Elie Bursztein and Ilan Caron of Google, in May 2015 (via Michael Tsai):
[Despite] the prevalence of security questions, their safety and effectiveness have rarely been studied in depth. As part of our constant efforts to improve account security, we analyzed hundreds of millions of secret questions and answers that had been used for millions of account recovery claims at Google. We then worked to measure the likelihood that hackers could guess the answers.
Our findings, summarized in a paper that we recently presented at WWW 2015, led us to conclude that secret questions are neither secure nor reliable enough to be used as a standalone account recovery mechanism. That’s because they suffer from a fundamental flaw: their answers are either somewhat secure or easy to remember — but rarely both.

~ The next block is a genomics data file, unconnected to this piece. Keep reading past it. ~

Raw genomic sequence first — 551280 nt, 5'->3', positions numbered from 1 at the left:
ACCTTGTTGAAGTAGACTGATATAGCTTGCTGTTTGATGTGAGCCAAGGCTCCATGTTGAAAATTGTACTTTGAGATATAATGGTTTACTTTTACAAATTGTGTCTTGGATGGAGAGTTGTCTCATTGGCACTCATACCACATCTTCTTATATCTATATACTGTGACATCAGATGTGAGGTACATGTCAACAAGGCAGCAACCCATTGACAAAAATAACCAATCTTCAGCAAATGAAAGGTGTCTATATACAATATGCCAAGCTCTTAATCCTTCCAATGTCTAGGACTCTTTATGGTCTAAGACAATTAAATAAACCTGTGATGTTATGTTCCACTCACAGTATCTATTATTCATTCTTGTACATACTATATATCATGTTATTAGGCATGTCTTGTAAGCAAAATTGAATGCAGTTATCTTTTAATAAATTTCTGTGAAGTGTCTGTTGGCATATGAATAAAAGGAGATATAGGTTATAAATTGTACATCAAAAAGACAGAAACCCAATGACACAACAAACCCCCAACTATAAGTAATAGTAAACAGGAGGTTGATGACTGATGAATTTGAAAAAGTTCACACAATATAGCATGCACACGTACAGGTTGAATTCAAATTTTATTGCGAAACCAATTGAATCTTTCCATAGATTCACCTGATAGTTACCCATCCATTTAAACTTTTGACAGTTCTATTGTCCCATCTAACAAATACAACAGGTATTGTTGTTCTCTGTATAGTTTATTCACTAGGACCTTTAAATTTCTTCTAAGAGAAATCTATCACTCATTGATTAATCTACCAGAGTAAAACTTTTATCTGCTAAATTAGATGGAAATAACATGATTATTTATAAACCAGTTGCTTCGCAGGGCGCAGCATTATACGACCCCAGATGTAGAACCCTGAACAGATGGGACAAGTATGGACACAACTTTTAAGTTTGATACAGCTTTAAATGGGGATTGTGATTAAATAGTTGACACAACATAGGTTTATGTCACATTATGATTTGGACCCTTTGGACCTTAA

A few years ago, I began using a random password generator to create answers to security questions, if they’re required to create an account somewhere. But even that level of protection is rarely enough, especially when nefarious parties almost never attempt to brute-force a password or security question, especially when a human phone operator is so much easier to fool.
So, security questions are typically either easy to guess or hard to remember, yet it’s usually more straightforward to utilize the weakest link in the security chain — consistently people. What are they good for? Phasing them out was the right move for Google.